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Review 1 of "Treating Criminal Justice-Involved Clients with SMI in the Community"

Published onMay 24, 2022
Review 1 of "Treating Criminal Justice-Involved Clients with SMI in the Community"
key-enterThis Pub is a Review of

Vote: Publish pending minor changes

[For votes to count, referees must reasonably explain why they voted as they did. Thus, please explain your vote. If you voted to publish pending minor changes, specify each change, why it is needed, and, possibly, how it should/could be done.]

This article deals with an important topic. Providing insight into how service providers perceive their organisations provides a valuable and original contribution, and while focused on the US, the findings have relevance elsewhere (the discussion around Medicaid was very interesting, and quite disturbing). The method is solid, including a good sample and systematic analysis. I enjoyed reading the article.

It does, however, need tidying up before publication. The following are relatively minor changes which are needed for the paper to be bought up to publishable quality.


  •  Define SMI – what does this include? People outside of the US, or outside of the mental health area, may misinterpret this without a clear definition (i.e. we all define serious differently).

  • The paper needs a thorough proof read (for example, check for contractions and & in the text).

  • Separate subheadings (i.e. Findings should be different to CMHCs are Underfunded) and be consistent (i.e. some 3rd order headings are in italics others are not)

  • I would like to see long quotes (over 20 words) separated from the text. This does come down to personal style, but it could make the article easier to read, especially quote from participants which get lost in long paragraphs.

  • Check reference list, it needs a proof read


  • Is the final sentence of the abstract correct?


  • ‘Over 2 million individuals’ – this data is almost a decade old, so needs updating.

  • Page 3, to avoid confusion, ‘In this study, the authors …’ should read ‘Keogh and colleagues (2020) examined …’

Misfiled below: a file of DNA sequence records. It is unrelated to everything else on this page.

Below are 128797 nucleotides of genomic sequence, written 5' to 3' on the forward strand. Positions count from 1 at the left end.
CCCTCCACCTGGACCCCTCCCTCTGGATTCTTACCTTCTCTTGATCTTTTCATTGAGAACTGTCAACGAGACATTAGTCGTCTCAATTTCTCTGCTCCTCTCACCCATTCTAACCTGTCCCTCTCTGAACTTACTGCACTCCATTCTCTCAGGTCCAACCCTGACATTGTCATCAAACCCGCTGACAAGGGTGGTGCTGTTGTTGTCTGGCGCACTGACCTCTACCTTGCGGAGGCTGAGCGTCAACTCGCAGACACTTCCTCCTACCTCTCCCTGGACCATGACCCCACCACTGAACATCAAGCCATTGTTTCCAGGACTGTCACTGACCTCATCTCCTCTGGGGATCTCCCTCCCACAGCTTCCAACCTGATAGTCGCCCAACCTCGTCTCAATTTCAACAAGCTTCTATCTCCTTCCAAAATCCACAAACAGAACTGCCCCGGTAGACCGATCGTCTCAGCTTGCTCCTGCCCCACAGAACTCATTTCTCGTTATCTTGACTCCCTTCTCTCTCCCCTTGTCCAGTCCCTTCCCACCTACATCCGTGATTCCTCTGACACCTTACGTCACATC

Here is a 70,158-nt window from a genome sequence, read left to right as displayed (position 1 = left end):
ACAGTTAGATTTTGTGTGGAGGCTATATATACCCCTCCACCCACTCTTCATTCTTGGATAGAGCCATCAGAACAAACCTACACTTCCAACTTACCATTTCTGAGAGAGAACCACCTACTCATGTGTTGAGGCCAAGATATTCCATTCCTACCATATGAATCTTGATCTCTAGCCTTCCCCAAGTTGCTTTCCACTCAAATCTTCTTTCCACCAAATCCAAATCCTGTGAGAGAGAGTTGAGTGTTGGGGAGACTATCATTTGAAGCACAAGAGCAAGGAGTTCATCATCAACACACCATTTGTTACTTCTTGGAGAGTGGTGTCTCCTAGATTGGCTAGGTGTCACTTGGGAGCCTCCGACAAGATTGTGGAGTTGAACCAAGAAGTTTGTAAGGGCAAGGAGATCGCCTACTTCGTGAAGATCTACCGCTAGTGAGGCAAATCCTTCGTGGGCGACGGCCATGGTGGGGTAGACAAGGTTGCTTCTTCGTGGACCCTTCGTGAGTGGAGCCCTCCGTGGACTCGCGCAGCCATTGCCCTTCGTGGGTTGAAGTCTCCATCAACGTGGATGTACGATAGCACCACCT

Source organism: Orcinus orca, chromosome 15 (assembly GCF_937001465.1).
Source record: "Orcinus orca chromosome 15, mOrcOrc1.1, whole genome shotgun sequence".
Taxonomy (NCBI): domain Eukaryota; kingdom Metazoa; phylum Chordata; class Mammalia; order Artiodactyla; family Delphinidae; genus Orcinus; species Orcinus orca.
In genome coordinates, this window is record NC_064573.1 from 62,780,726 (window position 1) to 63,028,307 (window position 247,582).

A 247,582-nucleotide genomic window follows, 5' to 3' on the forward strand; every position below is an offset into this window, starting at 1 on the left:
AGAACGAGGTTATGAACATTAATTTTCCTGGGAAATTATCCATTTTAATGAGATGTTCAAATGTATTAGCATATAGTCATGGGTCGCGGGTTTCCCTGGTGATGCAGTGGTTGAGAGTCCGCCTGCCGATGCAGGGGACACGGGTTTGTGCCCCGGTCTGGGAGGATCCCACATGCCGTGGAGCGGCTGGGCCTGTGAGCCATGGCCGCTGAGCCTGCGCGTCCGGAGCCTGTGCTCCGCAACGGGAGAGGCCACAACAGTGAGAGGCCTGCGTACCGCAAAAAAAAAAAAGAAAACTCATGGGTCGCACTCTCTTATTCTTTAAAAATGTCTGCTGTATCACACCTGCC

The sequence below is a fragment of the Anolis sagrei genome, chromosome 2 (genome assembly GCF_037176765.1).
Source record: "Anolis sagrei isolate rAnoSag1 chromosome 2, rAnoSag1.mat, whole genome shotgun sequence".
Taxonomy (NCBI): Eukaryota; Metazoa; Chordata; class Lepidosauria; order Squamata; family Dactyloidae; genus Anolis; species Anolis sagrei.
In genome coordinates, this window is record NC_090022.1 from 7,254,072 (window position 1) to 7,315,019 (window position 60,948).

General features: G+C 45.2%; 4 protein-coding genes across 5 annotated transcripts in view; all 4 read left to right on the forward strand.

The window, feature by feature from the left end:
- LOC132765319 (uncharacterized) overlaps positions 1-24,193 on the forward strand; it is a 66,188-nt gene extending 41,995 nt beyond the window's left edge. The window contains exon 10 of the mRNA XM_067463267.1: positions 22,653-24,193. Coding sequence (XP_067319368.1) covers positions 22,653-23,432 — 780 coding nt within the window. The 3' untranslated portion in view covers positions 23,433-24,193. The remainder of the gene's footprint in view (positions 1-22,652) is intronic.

• Was ethics granted and did any ethical issues arise? I presume it was, but it needs to be stated in the method

  • Table 1 could expanded to include more information? Expand gender and race breakdown beyond women, white and non-Hispanic.

  • It would be useful to have more information on the participant’s job titles (and maybe how long they were in their current role). We do not know if the sample is composed mainly of admin or clinical staff, for example.


  • All participant quotes should have a source – it may by be worth giving them a number and laying out their role, i.e. (P.1, mental health nurse) (P.2 addiction therapist). If there are ethical reasons for not doing this then they need to be made clear in the methodology.

  • The number and percentage of participants is included in some places, but only percentage in other. Include both where possible for consistency (an example of this lack of consistency can be found on page 10, final paragraph)

  • It may be worth considering if different practitioners had different perceptions? That is, a basic grade nurse may view the organisation differently from a psychologist.


  • I was unclear why research questions (RQ) were introduced in the discussion rather than methodology – I wonder if they are needed? If they then the reader needs to be guided through the discussion

  • Page 21, ‘the researcher was limited to a criminologist …’ – this sentence could be clearer, it may also be worth considering the benefits of including service users in future research

  • Page 22 – the sentence on legalisation is a throwaway. It would need to be developed further to have any impact, and may also detract from the core argument of the paper. There has been a lot of research conducted on the impact of legalisation which would need to be considered, and decriminalisation may be a better mechanism to divert people away from the criminal justice system.

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